Mason Embry, says his father told him that he had seen the
had helped cover corn with it.
Likewise, Joan Sauaders of Leitchfield, a
step-great-granddaughter of Mason Embry, and author of
genealogical quarterly "Silent Footsteps," says that her
grandfather and father both told her identical stories about
It was a frightening episode in the family's history, one
that may never be forgotten. Almost immediately after Mason
Embry started using the skull to cover his corn, bone-chilling
screams began to haunt his nightly hunting excursions.
They followed the hunting party, screaming like a human in
agony, terrifying the horses and dogs and unnerving the
Repeatedly the fearless Embry and his companions sought to
discover the source of the blood-curdling screams, but to no
avail. They sometimes spurred their horses homeward at a fast
gallop, hoping to outrun the tormenting screams. It was no use,
the invisible shrieks stayed right at their backs-as if at any
moment the party might be overtaken and devoured.
Embry was increasingly disturbed by the screams, and family
members told of how, one night the cries were so close on his
heels that he jumped his horse across the draw-bars at his
front gate, then rushed to the house where he waited at the
front door with a shotgun, staring into the empty darkness as
the awful screams taunted him from the gate.
Convinced that the screams were the spirit of the dead
Indian whose grave he had desecrated, Embry returned the skull
to the cave and re buried it the very next day. The horrifying
screams ceased, never to be heard again. But they wee never
forgotten by Embry and his family.
Years later someone asked Mason Embry's wife if she would
recognize the sound if she ever heard it again. "Would
I know the sound of my own son's voice?" she replied. "It is a
sound I will never forget." Embry died in the summer of 1897
at the age of 71. The log barn in which he carded wool is still
standing, within sight of what has come to be known as Skull
Many have looked at the cave and wondered if the curse of
the dead descends on those who disturb their eternal rest.
Mason Embry died believing it did.
Taken form the Courier-Journal, written by Byron Crawford
Posted by: Elaine Miles
The Corn Cob & The Horse
Around 1953 my maternal grandmother Lillie Valentine Stearns
told me a
story about her childhood days and how she saved one of their
well-loved horse's from being sold. GrGrandpa Ed Valentine had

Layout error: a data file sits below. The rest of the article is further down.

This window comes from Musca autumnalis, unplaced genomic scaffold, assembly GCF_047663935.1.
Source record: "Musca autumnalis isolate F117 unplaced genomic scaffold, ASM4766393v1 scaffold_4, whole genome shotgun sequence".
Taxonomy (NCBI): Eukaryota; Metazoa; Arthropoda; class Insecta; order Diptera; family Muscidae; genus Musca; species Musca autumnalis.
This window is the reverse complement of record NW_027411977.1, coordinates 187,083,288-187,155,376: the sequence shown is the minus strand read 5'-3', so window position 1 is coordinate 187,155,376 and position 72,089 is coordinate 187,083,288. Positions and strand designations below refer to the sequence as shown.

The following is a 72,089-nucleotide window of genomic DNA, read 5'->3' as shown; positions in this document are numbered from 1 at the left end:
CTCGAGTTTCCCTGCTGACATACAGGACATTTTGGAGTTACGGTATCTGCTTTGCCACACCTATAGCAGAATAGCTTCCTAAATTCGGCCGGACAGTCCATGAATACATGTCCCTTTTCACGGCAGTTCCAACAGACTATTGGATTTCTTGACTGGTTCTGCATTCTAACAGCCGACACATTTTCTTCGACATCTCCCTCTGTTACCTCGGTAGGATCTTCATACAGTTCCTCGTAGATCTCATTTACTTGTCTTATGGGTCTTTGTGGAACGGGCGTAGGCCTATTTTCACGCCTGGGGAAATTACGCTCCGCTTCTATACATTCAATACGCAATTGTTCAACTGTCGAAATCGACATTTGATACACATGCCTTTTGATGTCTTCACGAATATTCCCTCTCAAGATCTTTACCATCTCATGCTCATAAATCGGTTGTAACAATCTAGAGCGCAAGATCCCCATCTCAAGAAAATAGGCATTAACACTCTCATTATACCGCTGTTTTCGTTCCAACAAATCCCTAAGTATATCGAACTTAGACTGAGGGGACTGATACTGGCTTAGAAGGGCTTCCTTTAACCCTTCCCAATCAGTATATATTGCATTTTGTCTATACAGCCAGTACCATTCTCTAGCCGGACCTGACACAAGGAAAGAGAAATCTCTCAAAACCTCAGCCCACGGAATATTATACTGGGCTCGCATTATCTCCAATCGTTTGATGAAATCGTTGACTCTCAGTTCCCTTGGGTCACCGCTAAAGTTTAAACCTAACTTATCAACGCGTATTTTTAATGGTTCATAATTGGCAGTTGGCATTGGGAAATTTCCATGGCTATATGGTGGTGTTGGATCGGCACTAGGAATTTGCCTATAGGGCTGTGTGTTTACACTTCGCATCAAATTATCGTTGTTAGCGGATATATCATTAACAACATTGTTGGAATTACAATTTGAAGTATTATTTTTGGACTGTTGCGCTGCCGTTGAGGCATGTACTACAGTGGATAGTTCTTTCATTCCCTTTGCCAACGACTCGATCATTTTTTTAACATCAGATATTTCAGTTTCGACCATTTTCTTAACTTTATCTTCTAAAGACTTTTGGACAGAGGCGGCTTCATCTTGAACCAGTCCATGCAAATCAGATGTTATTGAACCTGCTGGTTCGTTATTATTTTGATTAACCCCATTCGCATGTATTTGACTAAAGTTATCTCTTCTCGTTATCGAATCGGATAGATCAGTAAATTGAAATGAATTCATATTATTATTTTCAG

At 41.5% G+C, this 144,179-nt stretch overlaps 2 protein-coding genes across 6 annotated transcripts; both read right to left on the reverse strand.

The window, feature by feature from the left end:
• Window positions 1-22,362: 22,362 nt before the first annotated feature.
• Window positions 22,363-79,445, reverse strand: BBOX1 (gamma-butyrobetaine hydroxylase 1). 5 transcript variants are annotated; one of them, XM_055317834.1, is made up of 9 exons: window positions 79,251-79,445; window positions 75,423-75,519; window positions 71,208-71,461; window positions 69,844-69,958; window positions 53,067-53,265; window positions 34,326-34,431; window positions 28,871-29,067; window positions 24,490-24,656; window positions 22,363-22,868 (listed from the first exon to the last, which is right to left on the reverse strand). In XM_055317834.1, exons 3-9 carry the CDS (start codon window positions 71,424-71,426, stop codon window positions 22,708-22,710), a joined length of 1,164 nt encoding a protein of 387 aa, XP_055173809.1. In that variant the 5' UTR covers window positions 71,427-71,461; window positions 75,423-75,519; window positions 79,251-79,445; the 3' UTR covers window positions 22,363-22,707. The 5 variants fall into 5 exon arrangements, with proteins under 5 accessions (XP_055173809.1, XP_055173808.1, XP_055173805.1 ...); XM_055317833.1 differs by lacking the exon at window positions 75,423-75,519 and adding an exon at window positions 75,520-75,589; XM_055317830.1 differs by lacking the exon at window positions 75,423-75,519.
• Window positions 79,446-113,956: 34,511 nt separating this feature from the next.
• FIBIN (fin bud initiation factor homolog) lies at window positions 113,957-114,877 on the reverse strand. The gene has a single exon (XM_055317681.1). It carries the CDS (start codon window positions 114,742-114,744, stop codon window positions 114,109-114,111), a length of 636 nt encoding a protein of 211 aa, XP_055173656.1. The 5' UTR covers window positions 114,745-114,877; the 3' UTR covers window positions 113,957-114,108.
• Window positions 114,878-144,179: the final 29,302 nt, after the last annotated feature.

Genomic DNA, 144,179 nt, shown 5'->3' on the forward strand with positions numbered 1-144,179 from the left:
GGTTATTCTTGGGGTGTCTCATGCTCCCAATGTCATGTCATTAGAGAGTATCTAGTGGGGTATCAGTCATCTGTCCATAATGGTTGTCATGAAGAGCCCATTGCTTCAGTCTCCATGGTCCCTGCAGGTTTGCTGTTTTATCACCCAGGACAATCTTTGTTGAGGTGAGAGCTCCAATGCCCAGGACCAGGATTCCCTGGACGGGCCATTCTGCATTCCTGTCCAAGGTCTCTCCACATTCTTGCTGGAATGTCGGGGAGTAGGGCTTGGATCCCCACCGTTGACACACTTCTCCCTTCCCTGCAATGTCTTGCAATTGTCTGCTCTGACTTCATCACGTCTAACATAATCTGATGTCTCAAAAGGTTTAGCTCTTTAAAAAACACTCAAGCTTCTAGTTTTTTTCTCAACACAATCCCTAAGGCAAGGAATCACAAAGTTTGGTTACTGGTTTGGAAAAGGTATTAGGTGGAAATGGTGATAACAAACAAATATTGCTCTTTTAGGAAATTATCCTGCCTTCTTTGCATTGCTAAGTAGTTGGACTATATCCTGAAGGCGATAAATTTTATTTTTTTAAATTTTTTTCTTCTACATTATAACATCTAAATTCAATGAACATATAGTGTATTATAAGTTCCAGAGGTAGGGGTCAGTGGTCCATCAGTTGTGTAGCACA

to sell the horse and had arranged for a gentleman to stop by
afternoon (around 1897-98) to see the animal. Grandma, along
younger siblings, Fred and Julia, were heartbroken. Scheming
morning, they came up with what they thought was the perfect
keep the horse. The three quickly set about putting their plan
action. All too soon, the gentleman arrived to see the horse
and so Ed
took him to the barn. As they approached the horse, he flicked
tail, let out a loud snort and began to buck. Ed tried to calm
down, but the more he tried, the harder the horse fought.
man muttered angrily that he wanted no part of such a "wild"
stomped off, with Ed on his heels, apologizing. Meanwhile, out
barn, Grandma Lillie s!
tepped up and pulled a scratchy little piece of dried-up
beneath the horse's tail where she had tied it earlier. The
laughed happily and the "wild" horse nuzzled them each in turn.
never did figure out what went wrong with that "crazy" horse.
didn't try to sell him after that either, much to the
I don't know if it would be possible to tie a cob beneath a
tail, but my Grandma swore it was the truth. What do you think?
The illegitimate son of Jefferson Davis
Lester Calhoun was my great great grandfather it is a well
Known legend through my family
that Lester was the first born to Jefferson Davis. My dad was
raised by his grandfather who
married Lester’s daughter Elizabeth “Betty” she told my dad
many stories about how Lester
was the son of Jefferson Davis and how he was wanted by both
sides of the civil war.
I have done some research on this story and can not prove
nor disprove the legend.
I have found that Lester’s mother was a Davis by birth, and
that the two may have been
cousins. I also found that they lived in the same area at one
time. This leads me to believe
that Jefferson Davis may have had a child with his cousin and
did not want this to be known.
At the same time the north may have heard about this and wanted
him for propaganda.
Lester was born about 1830, It is thought that his name may
have been James Lester or William L. Calhoun or Lister” Davis (
Calhoun ) and changed it to Lester to avoid his situation. His
mother was Jennie Davis dau of John Davis of N.C. Lester lived
and died in K.Y. Jefferson Davis was born between 1807 and 1808